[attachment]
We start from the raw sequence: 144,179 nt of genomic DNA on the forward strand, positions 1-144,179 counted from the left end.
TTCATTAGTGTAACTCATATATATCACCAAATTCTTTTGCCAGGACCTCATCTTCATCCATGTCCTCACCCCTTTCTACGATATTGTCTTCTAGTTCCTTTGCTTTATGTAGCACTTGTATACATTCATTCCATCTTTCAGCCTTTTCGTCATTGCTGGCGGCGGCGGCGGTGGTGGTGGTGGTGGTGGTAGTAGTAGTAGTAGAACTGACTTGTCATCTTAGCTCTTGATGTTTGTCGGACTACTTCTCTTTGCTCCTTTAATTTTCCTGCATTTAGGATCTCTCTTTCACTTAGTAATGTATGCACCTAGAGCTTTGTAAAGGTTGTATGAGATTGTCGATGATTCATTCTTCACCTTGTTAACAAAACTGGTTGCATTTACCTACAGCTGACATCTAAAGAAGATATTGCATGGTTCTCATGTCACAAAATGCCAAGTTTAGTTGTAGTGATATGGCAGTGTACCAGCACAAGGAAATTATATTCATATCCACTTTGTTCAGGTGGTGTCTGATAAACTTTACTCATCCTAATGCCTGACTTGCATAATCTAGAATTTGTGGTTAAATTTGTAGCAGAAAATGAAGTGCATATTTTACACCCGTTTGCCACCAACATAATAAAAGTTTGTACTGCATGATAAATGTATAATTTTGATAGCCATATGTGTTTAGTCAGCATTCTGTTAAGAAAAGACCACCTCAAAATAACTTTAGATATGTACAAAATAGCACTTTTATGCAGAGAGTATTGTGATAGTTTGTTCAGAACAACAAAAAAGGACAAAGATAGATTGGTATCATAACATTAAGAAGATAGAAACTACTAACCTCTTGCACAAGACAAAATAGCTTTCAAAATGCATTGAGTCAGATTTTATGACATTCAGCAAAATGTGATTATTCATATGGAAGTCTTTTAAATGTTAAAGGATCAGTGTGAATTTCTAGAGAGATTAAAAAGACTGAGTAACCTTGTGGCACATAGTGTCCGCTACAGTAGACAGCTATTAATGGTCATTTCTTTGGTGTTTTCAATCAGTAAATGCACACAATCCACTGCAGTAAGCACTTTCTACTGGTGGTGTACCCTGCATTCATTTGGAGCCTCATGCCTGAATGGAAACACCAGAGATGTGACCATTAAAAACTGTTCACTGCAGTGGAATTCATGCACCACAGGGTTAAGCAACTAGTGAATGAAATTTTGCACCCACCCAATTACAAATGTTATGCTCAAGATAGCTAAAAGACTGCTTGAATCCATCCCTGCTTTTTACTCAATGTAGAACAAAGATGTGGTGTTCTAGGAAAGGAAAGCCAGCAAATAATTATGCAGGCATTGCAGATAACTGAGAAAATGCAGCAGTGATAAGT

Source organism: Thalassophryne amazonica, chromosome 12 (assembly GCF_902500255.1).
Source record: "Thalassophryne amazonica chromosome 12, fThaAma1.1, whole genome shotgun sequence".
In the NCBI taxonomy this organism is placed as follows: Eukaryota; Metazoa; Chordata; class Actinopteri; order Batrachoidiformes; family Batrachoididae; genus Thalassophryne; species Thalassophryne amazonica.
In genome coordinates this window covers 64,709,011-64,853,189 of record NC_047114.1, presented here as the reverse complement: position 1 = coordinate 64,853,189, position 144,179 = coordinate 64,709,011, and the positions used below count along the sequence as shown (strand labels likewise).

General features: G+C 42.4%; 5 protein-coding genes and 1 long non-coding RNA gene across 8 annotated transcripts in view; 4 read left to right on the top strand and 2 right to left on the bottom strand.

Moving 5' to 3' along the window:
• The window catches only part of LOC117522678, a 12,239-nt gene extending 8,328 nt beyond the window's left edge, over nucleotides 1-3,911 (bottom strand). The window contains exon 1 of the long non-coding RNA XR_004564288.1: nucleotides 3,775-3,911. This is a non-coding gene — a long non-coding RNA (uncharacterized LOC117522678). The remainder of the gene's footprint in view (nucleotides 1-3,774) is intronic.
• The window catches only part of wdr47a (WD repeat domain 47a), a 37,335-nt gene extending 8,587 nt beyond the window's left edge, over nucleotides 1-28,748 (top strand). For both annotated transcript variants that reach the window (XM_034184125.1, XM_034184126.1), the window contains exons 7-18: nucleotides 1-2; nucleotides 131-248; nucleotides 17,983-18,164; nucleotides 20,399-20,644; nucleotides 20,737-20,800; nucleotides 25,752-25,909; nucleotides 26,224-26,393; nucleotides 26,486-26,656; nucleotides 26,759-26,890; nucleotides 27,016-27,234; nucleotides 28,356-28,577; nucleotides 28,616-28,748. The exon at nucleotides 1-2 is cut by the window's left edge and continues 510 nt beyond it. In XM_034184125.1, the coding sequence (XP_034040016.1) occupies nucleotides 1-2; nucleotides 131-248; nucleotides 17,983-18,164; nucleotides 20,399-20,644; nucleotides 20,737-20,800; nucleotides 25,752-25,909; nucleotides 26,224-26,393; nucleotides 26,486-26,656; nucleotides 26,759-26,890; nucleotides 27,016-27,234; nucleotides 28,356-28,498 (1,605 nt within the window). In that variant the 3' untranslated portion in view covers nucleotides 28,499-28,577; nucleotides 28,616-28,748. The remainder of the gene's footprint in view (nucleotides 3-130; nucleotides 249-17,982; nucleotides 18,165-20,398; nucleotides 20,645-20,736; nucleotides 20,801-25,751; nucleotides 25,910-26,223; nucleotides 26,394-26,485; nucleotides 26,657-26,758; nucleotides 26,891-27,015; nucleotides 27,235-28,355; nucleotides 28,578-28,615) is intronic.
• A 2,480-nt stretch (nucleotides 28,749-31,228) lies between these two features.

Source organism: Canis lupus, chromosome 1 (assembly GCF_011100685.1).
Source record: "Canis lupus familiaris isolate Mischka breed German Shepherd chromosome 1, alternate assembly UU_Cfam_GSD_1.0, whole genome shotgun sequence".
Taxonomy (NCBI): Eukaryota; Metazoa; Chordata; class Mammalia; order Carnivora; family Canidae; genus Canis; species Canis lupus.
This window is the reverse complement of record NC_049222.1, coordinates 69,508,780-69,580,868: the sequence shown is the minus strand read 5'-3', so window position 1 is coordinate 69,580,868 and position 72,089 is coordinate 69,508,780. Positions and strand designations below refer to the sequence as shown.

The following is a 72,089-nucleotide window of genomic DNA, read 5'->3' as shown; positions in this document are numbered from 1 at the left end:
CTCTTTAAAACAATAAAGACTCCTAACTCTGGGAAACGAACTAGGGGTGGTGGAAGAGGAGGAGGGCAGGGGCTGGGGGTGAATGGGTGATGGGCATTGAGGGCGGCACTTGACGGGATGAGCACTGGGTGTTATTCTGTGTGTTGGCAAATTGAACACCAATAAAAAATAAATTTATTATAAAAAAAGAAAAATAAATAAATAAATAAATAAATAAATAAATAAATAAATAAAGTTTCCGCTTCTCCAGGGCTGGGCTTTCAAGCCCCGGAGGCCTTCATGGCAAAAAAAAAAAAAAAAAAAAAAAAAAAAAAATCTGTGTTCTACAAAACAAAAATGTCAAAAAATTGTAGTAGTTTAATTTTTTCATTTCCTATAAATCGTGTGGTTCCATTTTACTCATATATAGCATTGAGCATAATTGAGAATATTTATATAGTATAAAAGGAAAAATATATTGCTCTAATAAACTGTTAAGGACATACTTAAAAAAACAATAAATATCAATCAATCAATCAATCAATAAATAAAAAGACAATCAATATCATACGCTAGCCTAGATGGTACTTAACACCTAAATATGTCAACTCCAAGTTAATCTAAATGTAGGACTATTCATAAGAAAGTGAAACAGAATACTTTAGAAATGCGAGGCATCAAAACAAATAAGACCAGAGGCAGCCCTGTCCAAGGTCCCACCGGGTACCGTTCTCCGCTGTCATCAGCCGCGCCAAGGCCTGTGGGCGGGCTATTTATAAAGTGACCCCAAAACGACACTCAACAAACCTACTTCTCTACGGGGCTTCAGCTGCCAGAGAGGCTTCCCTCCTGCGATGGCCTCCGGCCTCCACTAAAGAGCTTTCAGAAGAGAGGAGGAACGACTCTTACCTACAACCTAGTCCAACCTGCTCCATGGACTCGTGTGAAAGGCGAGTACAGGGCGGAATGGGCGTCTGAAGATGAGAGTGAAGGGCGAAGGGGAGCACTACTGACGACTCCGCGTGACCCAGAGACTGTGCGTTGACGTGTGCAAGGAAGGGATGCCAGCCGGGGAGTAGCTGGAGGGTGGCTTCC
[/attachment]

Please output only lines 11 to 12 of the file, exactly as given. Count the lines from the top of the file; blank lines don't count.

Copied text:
• A 2,480-nt stretch (nucleotides 28,749-31,228) lies between these two features.

Source organism: Canis lupus, chromosome 1 (assembly GCF_011100685.1).